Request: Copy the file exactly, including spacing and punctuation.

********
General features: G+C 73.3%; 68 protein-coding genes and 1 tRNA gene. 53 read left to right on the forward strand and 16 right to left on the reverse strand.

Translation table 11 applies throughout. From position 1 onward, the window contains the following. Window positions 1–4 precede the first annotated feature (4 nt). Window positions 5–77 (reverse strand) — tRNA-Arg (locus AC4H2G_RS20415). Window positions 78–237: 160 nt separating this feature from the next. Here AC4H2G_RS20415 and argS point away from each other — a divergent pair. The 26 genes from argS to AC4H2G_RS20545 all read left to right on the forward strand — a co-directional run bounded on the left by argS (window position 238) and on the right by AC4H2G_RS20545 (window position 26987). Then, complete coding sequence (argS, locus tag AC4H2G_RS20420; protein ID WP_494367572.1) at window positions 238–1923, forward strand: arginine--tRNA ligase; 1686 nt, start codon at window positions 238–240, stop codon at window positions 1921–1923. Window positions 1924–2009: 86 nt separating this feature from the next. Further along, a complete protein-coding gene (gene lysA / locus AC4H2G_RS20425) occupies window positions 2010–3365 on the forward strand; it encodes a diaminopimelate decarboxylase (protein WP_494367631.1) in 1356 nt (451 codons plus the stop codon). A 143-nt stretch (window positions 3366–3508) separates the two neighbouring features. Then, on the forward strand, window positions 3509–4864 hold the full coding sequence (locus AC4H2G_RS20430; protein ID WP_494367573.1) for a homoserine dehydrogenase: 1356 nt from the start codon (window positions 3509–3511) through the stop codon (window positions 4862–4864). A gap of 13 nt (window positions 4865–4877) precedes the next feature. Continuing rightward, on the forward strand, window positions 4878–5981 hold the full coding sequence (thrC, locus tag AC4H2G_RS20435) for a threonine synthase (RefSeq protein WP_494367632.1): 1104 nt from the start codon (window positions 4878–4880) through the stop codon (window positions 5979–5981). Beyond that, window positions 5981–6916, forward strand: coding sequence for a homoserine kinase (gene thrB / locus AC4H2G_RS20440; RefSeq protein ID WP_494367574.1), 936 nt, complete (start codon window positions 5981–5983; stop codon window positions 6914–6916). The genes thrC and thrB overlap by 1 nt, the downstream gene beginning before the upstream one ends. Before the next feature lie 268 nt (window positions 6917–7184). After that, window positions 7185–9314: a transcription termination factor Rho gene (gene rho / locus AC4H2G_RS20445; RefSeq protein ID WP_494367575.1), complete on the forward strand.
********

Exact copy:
General features: G+C 73.3%; 68 protein-coding genes and 1 tRNA gene. 53 read left to right on the forward strand and 16 right to left on the reverse strand.

Translation table 11 applies throughout. From position 1 onward, the window contains the following. Window positions 1–4 precede the first annotated feature (4 nt). Window positions 5–77 (reverse strand) — tRNA-Arg (locus AC4H2G_RS20415). Window positions 78–237: 160 nt separating this feature from the next. Here AC4H2G_RS20415 and argS point away from each other — a divergent pair. The 26 genes from argS to AC4H2G_RS20545 all read left to right on the forward strand — a co-directional run bounded on the left by argS (window position 238) and on the right by AC4H2G_RS20545 (window position 26987). Then, complete coding sequence (argS, locus tag AC4H2G_RS20420; protein ID WP_494367572.1) at window positions 238–1923, forward strand: arginine--tRNA ligase; 1686 nt, start codon at window positions 238–240, stop codon at window positions 1921–1923. Window positions 1924–2009: 86 nt separating this feature from the next. Further along, a complete protein-coding gene (gene lysA / locus AC4H2G_RS20425) occupies window positions 2010–3365 on the forward strand; it encodes a diaminopimelate decarboxylase (protein WP_494367631.1) in 1356 nt (451 codons plus the stop codon). A 143-nt stretch (window positions 3366–3508) separates the two neighbouring features. Then, on the forward strand, window positions 3509–4864 hold the full coding sequence (locus AC4H2G_RS20430; protein ID WP_494367573.1) for a homoserine dehydrogenase: 1356 nt from the start codon (window positions 3509–3511) through the stop codon (window positions 4862–4864). A gap of 13 nt (window positions 4865–4877) precedes the next feature. Continuing rightward, on the forward strand, window positions 4878–5981 hold the full coding sequence (thrC, locus tag AC4H2G_RS20435) for a threonine synthase (RefSeq protein WP_494367632.1): 1104 nt from the start codon (window positions 4878–4880) through the stop codon (window positions 5979–5981). Beyond that, window positions 5981–6916, forward strand: coding sequence for a homoserine kinase (gene thrB / locus AC4H2G_RS20440; RefSeq protein ID WP_494367574.1), 936 nt, complete (start codon window positions 5981–5983; stop codon window positions 6914–6916). The genes thrC and thrB overlap by 1 nt, the downstream gene beginning before the upstream one ends. Before the next feature lie 268 nt (window positions 6917–7184). After that, window positions 7185–9314: a transcription termination factor Rho gene (gene rho / locus AC4H2G_RS20445; RefSeq protein ID WP_494367575.1), complete on the forward strand.